I've mentioned A Hundred Yards Over the Rim, a Rod Serling episode directed by Buzz Kulik, with music by Fred Steiner. Also high on many lists is The Obsolete Man, a minimalist exercise with Burgess Meredith as a librarian whose individualism threatens the state, represented by the pompous inquisitor Fritz Weaver. This seems to me a typical Rod Serling message show kept on its feet by some good acting. Elsewhere in season 2, Burgess Meredith offers some really nice comedy turns, as with Mr. Dingle, The Strong. The outright comedies don't usually get singled out, but I'm partial to Serling's Will the Real Martian Please Stand Up? A well-chosen ensemble (John Hoyt, Jean Willes, Jack Elam, Barney Phillips, John Archer, Morgan Jones) is stranded in a snowbound diner (roadside diners recur in TZ's universe) and debate what to do when it becomes evident that one of them must be an alien fresh from a crashed spacecraft. The surprises at the end of this one are very satisfying.  1

Other notable episodes have interesting performances by Luther Adler, Shelley Berman, Art Carney, Jack Carson, Bob Cummings, Buddy Ebsen, Thomas Gomez, Joe Mantell, Billy Mumy (a videotape show, unfortunately), Inger Stevens, Franchot Tone, Dick York and Dennis Weaver. Other name directors include Justis Addiss, John Brahm, John Rich and Jack Smight.

Image Entertainment's Blu-ray of The Twilight Zone Season 2 is a good-news release in every respect. The episodes look fantastic: clear, sharp and photographically pristine. No original broadcasts could approach the level of detail or recreate the fine gradient in these 35mm B&W shows; a moody episode like The Invaders rewards us with detail hidden in shadows, and new textures in Agnes Moorehead's ray-gun blistered arms. The images are rock solid. We find ourselves wondering if the film unit working on A Hundred Yards Over the Rim at high noon, had already shot the roadway scenes for The Rip Van Winkle Caper early in the morning at the same location. We also get a really good look at props re-used from Forbidden Planet: a model saucer, Robby's land rover. Monster movie fans noting the brief glimpses of a stop-motion Brontosaurus (apologies, Donald Glut) in one episode will see the credit for Jack H. Harris, and realize that the dino is the same model as in Harris's infantile romp Dinosaurus!

I sampled about twenty of the episodes, skipping through ones I knew well. I wasn't aware that a few second season shows were on videotape; these look quite good but of course can't match the filmed shows. The pictures are lighter and less detailed, and the audio is nowwhere near as rich. I sampled fewer commentaries, but heard enough to know that TZ aficionados will have plenty to occupy their time. Some episodes have more than one commentary as well as radio drama versions. All of the shows have Rod Serling's promos for "next week's" story, and perhaps a quickie teaser for a forgotten TV offering, like a version of My Sister Eileen. No commercials are present but cards announcing sponsor ads and "alternate sponsor ads" are present. In the extras for some titles are "sponsor billboards", which are shots of products and other buffer material.

I've reproduced Image's copy for the extras just below. I'd think that the isolated music scores would be a big draw for fans of Bernard Herrmann and Jerry Goldsmith. I watched the bonus Suspense! episode by Rod Serling and liked it; it's a rather morbid piece about the maker of dummies for those fake houses to be blown up at bomb sites, and would seem to have a compromised ending. The variety of talent on the audio commentaries is impressive; I have to admit I checked in to hear what Don Rickles had to say. He's very positive on his Twilight Zone experience, and hard on the interviewer who has the gall to ask him if he auditioned for the show -- how dare he ask Rickles questions!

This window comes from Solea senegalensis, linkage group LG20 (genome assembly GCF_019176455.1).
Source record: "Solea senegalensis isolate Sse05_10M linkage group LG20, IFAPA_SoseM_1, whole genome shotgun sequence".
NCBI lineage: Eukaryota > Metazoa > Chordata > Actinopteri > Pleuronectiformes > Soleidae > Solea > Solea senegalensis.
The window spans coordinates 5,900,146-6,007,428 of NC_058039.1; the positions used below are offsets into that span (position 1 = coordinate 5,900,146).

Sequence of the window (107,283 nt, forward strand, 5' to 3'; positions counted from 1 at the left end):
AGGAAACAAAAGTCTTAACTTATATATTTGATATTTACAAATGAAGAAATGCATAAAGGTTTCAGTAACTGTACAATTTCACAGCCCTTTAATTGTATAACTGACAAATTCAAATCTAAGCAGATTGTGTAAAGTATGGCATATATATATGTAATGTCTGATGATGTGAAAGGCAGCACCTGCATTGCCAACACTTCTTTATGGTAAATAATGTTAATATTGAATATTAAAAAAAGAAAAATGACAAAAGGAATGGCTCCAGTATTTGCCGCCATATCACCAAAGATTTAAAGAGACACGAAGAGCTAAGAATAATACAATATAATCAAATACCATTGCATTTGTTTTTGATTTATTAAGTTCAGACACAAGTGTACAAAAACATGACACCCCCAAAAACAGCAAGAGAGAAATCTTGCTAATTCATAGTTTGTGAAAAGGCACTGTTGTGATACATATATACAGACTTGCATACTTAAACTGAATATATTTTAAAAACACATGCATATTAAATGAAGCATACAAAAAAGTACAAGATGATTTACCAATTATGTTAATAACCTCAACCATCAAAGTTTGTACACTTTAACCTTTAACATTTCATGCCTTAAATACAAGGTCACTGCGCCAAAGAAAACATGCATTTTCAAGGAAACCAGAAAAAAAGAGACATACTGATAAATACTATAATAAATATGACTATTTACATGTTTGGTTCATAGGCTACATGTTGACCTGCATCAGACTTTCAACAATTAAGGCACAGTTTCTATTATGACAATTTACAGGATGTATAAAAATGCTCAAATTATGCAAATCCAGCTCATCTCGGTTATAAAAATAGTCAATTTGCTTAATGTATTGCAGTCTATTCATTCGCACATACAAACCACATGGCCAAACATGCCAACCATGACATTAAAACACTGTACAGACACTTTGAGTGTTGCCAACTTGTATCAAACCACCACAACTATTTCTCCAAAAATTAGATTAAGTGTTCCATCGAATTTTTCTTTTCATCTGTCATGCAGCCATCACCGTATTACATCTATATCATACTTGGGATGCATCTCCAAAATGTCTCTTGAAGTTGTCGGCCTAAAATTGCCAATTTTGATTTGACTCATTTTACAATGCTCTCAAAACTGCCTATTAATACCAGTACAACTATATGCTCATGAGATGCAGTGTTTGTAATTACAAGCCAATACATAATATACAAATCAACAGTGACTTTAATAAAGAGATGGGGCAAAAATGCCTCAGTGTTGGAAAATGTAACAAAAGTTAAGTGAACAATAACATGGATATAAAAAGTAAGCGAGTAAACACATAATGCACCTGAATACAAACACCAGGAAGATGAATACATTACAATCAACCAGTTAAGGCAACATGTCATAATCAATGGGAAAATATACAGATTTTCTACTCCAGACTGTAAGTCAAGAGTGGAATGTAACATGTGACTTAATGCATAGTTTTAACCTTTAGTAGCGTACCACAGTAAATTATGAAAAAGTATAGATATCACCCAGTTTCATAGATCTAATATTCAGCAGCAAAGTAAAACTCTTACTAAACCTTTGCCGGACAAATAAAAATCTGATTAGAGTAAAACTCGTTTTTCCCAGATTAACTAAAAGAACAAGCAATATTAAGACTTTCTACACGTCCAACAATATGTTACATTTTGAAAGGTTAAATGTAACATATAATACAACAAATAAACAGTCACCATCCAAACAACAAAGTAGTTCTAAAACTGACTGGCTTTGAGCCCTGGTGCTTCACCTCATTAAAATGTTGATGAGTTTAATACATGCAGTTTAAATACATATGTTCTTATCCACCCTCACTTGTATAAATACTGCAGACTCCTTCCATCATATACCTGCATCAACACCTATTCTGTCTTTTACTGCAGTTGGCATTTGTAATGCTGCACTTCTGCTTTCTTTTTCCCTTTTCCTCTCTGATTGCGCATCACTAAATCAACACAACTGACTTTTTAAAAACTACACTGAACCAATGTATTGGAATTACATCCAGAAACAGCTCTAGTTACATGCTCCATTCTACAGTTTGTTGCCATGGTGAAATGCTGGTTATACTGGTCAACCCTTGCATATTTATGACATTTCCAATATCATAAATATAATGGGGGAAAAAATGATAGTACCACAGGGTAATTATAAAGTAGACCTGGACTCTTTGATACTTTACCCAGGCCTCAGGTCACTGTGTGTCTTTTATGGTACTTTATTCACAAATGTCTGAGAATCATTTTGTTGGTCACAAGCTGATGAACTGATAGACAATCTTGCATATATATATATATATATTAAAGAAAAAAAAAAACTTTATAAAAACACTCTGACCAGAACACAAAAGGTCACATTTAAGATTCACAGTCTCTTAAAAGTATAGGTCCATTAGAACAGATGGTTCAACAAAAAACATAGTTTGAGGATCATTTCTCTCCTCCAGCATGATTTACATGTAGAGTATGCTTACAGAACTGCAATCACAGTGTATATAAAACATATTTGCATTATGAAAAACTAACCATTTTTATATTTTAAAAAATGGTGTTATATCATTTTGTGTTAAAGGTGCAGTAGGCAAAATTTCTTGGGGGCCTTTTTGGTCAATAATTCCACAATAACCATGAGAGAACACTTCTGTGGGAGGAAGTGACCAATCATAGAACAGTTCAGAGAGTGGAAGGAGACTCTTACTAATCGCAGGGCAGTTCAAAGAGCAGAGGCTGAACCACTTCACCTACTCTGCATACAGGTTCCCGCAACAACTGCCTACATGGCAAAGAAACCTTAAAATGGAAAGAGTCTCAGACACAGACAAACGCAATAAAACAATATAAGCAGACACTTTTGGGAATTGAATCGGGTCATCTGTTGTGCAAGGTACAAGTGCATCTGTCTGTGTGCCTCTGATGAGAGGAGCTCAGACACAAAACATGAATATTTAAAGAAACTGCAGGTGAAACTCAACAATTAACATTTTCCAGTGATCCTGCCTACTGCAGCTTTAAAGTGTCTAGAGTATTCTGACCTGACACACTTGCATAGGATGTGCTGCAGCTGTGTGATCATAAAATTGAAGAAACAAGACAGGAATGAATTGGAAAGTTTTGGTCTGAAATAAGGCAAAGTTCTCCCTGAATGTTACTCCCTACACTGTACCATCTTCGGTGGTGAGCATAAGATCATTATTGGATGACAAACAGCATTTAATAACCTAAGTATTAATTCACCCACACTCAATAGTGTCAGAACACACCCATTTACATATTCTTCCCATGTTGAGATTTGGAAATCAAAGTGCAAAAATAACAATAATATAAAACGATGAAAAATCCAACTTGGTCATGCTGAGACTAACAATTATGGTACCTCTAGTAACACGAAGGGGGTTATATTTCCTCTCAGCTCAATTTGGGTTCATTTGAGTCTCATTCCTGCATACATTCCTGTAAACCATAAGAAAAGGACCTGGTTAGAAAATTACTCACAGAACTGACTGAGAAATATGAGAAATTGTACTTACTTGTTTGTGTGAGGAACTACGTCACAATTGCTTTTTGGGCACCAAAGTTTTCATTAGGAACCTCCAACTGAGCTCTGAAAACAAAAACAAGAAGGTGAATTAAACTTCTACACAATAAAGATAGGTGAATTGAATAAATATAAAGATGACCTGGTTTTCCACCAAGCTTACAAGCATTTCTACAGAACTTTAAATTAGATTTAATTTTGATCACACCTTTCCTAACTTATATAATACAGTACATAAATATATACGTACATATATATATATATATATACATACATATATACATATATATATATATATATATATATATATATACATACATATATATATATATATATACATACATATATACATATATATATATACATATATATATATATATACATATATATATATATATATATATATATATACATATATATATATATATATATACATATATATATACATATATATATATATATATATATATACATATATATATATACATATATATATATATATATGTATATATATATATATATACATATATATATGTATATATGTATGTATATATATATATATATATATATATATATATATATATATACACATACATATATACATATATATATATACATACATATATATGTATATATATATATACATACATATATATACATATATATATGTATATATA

25 new audio commentaries, featuring The Twilight Zone Companion author Marc Scott Zicree, author/film historian Gary Gerani, author/music historian Steven C. Smith, author/film & TV historian, Martin Grams Jr., writer/music historian Jon Burlingame, writer Len Wein, writer/producer Joseph Dougherty, writer/producer Matthew Weiner, writer/director Michael Nankin, writer Marv Wolfman, authors/historians Scott Skelton and Jim Benson and writer George Clayton Johnson.
Interviews with actors Joseph Ruskin and H. M. Wynant
Suspense! episode Nightmare at Ground Zero written by Rod Serling.
Audio interview with director of photography George T. Clemens.
Audio interview with makeup artist William Tuttle.
15 Radio Dramas featuring Daniel J. Travanti, Jim Caviezel, Jason Alexander, Ed Begley Jr., Fred Willard, Jane Seymour, Michael York, Chris McDonald, Henry Rollins, Stan Freberg.
Audio commentaries by actors Donna Douglas, Don Rickles, William Idelson, Bill Mumy, Cliff Robertson, Dennis Weaver and Shelley Berman.
Audio recollections with Buzz Kulik, Douglas Heyes, Maxine Stuart, George Clayton Johnson and Robert Serling.
22 isolated Music Scores featuring the legendary Bernard Herrmann, Jerry Goldsmith, Fred Steiner and others!

The set has a simple folding flyer with a list of what episode is on which disc, with a helpful guide to the extras to be found therein.

On a scale of Excellent, Good, Fair, and Poor, The Twilight Zone Season 2 Blu-ray rates:
Shows: Excellent
Video: Excellent
Sound: Excellent
Supplements: Audio Commentaries, Interviews, radio drama adaptations, Isolated Music Scores, bonus Rod Serling episode of Suspense (see above).
Packaging: four discs in fat keep case in card sleeve
Reviewed: November 18, 2010


1. Now here's a legit gripe with Image's presentation -- the insert flyer shows a still from Will the Real Martian Please Stand Up? that's a blatant giveaway of the finish. I hadn't seen this episode and the photo spoiled it completely.

DVD Savant Text © Copyright 2010 Glenn Erickson

See more exclusive reviews on the Savant Main Page.
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Also, don't forget the 2010 Savant Wish List.
T'was Ever Thus.